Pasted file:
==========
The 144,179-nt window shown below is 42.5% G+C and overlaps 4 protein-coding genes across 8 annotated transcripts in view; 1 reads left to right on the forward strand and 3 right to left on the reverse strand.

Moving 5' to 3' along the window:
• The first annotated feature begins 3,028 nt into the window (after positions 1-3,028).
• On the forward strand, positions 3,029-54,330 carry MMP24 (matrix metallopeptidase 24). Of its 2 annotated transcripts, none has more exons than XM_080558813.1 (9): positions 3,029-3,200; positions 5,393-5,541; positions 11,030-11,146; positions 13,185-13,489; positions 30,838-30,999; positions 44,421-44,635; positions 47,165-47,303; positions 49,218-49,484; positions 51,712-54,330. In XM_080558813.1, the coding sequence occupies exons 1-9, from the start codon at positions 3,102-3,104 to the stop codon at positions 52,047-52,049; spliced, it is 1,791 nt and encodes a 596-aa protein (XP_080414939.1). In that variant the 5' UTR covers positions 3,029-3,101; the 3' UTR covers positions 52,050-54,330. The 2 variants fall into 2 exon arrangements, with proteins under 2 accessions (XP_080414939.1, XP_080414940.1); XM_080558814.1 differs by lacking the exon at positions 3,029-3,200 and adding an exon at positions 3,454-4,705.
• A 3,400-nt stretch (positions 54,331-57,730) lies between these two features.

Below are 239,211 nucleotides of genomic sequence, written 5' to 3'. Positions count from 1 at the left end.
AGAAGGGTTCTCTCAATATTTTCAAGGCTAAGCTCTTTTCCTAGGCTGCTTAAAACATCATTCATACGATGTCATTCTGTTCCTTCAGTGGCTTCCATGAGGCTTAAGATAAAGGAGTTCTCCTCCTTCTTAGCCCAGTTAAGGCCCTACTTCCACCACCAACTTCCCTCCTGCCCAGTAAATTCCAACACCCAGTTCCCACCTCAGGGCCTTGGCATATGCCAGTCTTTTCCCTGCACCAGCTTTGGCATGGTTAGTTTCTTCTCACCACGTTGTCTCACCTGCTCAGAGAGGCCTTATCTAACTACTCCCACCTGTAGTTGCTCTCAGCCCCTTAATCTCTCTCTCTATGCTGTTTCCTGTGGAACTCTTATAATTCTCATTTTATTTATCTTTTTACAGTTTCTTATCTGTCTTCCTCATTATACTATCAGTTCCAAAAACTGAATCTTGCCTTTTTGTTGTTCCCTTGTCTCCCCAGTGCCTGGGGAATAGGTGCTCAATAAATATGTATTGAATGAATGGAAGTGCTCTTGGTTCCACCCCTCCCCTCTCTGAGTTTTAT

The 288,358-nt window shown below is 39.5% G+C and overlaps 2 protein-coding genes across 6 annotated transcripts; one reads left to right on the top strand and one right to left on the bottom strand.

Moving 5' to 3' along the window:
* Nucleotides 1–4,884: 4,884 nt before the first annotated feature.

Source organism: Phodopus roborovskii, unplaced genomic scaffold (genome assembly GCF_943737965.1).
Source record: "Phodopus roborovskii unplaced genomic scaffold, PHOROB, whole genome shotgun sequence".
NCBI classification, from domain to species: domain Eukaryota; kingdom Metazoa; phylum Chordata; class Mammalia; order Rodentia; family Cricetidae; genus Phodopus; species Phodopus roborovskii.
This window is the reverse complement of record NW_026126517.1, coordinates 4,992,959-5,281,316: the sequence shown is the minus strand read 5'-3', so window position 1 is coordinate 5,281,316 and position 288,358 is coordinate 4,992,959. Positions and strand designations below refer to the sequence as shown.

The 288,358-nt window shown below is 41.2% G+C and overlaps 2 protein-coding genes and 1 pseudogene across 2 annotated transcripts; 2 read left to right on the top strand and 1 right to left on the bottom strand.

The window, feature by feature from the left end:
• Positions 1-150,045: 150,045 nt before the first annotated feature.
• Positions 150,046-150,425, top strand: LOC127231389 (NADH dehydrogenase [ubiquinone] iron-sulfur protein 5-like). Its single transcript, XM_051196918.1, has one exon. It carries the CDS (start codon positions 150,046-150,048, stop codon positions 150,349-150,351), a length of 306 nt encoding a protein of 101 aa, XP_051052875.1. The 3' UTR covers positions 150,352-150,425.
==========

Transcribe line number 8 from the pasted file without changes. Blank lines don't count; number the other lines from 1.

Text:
The 288,358-nt window shown below is 39.5% G+C and overlaps 2 protein-coding genes across 6 annotated transcripts; one reads left to right on the top strand and one right to left on the bottom strand.